BY LYNN EDMONDS
Ahead of the March 10 Aviation Roundtable meeting, one member was worried that the group was so mired in infighting that its greater purpose – to successfully lobby the Federal Aviation Authority – was getting lost.
Susan Carroll, a representative on the roundtable committee, said she feared that while the group was arguing over whether there should be two separate roundtables for LaGuardia and JFK, the FAA was moving ahead full-throttle on initiatives that nobody in the group supported.
“My personal take on it is that bylaws can be amended,” Carroll said. “The FAA is continuing to change flight paths. Those aren’t as easy to roll back.”
The controversy over the bylaws, and specifically whether there should be one or two roundtables, began at the first meeting airport roundtable meeting on April 28, 2014.
A month prior, Gov. Andrew Cuomo had directed the Port Authority to take several initiatives to address airplane noise. One of them was “community roundtable discussions.”
Though the press release spoke of two airport roundtables, President of Queens Quiet Skies Janet McEneaney said she had documentation showing Cuomo had originally called for one.
She felt there was a danger that two roundtables would create a zero-sum mindset with the two airports pitted against each other, rather than encouraging a mindset that reduced the noise altogether.
“Roundtable members – this is a very important principle – they agree that we will not shift noise from one community to another,” The Queens Chronicle quoted McEneany as saying during the first meeting.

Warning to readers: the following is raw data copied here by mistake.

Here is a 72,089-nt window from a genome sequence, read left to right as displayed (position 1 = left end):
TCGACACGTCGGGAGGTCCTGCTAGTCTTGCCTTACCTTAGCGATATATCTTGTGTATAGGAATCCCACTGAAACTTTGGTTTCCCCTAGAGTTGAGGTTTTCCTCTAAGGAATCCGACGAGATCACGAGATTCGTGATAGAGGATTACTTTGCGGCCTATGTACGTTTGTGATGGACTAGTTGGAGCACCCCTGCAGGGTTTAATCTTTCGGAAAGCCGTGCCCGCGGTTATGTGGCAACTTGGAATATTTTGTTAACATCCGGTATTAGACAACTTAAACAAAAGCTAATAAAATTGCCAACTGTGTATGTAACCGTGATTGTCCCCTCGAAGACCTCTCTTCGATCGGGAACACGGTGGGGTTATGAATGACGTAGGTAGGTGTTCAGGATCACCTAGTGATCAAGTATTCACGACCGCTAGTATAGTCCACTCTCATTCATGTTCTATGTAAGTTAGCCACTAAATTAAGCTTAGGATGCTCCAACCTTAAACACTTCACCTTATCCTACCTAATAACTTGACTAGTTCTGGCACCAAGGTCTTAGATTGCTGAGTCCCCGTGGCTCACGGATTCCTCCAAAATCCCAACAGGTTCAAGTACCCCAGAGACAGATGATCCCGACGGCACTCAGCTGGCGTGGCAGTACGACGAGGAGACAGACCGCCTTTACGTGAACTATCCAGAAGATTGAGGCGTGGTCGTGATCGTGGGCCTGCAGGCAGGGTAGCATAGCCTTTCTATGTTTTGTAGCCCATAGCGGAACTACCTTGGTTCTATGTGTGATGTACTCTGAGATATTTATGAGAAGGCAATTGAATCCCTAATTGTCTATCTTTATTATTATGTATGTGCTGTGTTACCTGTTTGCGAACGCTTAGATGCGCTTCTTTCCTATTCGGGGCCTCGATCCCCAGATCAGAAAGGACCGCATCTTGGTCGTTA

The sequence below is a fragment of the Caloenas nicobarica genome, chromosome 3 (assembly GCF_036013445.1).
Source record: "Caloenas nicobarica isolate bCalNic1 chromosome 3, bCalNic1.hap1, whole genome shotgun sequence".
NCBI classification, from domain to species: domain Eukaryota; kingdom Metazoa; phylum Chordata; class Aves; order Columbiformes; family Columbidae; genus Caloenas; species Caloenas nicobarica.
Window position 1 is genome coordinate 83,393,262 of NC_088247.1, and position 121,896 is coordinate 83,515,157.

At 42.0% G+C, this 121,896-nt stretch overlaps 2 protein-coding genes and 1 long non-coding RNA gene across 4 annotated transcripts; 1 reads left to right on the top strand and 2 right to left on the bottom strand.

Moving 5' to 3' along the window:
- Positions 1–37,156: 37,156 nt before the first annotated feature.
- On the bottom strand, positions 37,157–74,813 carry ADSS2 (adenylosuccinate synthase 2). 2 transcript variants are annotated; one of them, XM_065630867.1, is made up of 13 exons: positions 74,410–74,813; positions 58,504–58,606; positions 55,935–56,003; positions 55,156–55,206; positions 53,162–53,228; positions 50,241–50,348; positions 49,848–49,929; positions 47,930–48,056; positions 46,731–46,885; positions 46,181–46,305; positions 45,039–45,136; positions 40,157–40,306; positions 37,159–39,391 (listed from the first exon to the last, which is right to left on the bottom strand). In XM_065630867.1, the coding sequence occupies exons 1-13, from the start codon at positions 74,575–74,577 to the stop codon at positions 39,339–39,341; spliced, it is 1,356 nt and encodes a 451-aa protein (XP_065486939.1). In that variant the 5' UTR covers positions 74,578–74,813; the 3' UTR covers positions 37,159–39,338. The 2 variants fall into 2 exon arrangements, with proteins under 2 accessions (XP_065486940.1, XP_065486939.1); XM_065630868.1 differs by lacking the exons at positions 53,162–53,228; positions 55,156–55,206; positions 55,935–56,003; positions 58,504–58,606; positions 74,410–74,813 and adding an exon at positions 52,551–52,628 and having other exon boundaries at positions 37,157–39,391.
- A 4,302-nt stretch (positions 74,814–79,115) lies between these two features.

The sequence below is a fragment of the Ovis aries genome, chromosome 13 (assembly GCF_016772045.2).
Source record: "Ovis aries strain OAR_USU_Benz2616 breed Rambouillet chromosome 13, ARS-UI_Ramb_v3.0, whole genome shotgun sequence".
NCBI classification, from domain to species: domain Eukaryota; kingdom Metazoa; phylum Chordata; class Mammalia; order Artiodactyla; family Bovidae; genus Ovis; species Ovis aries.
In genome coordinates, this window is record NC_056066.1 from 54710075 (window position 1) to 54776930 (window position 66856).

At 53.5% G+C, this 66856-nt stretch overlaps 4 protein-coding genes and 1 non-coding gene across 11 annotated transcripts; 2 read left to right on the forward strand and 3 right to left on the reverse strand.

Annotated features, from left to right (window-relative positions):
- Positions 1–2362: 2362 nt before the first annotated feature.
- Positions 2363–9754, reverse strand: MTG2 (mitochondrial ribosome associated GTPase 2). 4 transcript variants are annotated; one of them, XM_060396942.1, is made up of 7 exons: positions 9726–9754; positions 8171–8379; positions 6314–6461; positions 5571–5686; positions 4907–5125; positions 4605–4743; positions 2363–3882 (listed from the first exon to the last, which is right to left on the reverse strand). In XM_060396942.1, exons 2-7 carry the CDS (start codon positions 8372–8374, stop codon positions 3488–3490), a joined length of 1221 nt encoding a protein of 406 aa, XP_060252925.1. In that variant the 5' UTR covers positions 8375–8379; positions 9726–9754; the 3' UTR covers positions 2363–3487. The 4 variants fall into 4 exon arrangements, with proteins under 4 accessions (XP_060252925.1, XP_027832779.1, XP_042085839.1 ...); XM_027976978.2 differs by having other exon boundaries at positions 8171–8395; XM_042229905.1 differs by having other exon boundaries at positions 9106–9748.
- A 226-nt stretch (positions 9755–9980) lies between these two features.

But Barbara Brown, President of the Eastern Queens Alliance, said that JFK had additional concerns that were unique to that airport.
“If Newark has a roundtable, JFK should have a roundtable, so should LaGuardia,” Brown was quoted as saying in the Queens Tribune’s sister paper, Press of Southeast Queens.
Now, nearly two years since the roundtable formed, the group has not reached a resolution.
“Everybody is very passionate about this issue,” Carroll said. “But this is a fight that’s been going on for two years, which I thought was resolved two years ago.”
She added that she found the recent re-ignition of the debate to be “a very big setback.”
But McEneaney, who was amongst those who brought the issue back to the forefront, said the one-versus-two issue, and other changes in the bylaws, were too big to let pass.
“The difference is so crucial and the outcome is so crucial, that we’re not going to really have a roundtable under these proposed bylaws,” she said. “What they’ve done is they’ve dumbed it downed, they’ve eviscerated it, they’ve turned it into a power grab.”
In their different stances, both McEneaney and Carroll said they wanted unity.
“If we can’t even have a unified voice then I’m not sure what we’re going to accomplish,” Carroll said.
As long as the debate over bylaws continued, “we have no mechanism” to address legislation, Carroll stressed.
Recent and upcoming legislative issues include the lifting of the perimeter rule, which says that planes flying more than 1,500 cannot use the airport, at LaGuardia airport, and the FAA reauthorization bill.
“I fear what is going to happen at the March 10th meeting,” Carroll said.
Reach Lynn Edmonds at (718) 357-7400 x127, firstname.lastname@example.org or @Ellinoamerikana